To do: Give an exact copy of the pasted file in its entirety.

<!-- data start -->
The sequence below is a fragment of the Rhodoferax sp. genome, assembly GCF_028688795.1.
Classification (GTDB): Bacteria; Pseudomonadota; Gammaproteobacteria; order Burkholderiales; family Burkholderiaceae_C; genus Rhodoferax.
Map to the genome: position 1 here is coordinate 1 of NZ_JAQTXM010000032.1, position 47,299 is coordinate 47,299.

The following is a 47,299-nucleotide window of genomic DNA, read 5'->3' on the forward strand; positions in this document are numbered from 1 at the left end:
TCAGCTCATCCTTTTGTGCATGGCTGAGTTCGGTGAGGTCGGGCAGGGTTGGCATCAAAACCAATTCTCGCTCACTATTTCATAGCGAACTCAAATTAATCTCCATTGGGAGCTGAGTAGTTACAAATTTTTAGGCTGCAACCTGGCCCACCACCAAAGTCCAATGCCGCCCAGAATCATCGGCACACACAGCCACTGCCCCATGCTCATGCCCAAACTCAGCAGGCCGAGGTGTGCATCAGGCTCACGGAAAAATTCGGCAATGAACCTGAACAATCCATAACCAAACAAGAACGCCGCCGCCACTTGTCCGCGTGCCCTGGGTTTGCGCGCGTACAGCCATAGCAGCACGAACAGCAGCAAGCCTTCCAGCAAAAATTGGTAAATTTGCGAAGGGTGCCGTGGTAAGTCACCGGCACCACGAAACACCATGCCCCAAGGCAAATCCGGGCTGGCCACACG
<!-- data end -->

The sequence below is a fragment of the Rhodoferax sp. genome, assembly GCF_028688795.1.
Classification (GTDB): Bacteria; Pseudomonadota; Gammaproteobacteria; order Burkholderiales; family Burkholderiaceae_C; genus Rhodoferax.
Map to the genome: position 1 here is coordinate 1 of NZ_JAQTXM010000032.1, position 47,299 is coordinate 47,299.

The following is a 47,299-nucleotide window of genomic DNA, read 5'->3' on the forward strand; positions in this document are numbered from 1 at the left end:
TCAGCTCATCCTTTTGTGCATGGCTGAGTTCGGTGAGGTCGGGCAGGGTTGGCATCAAAACCAATTCTCGCTCACTATTTCATAGCGAACTCAAATTAATCTCCATTGGGAGCTGAGTAGTTACAAATTTTTAGGCTGCAACCTGGCCCACCACCAAAGTCCAATGCCGCCCAGAATCATCGGCACACACAGCCACTGCCCCATGCTCATGCCCAAACTCAGCAGGCCGAGGTGTGCATCAGGCTCACGGAAAAATTCGGCAATGAACCTGAACAATCCATAACCAAACAAGAACGCCGCCGCCACTTGTCCGCGTGCCCTGGGTTTGCGCGCGTACAGCCATAGCAGCACGAACAGCAGCAAGCCTTCCAGCAAAAATTGGTAAATTTGCGAAGGGTGCCGTGGTAAGTCACCGGCACCACGAAACACCATGCCCCAAGGCAAATCCGGGCTGGCCACACG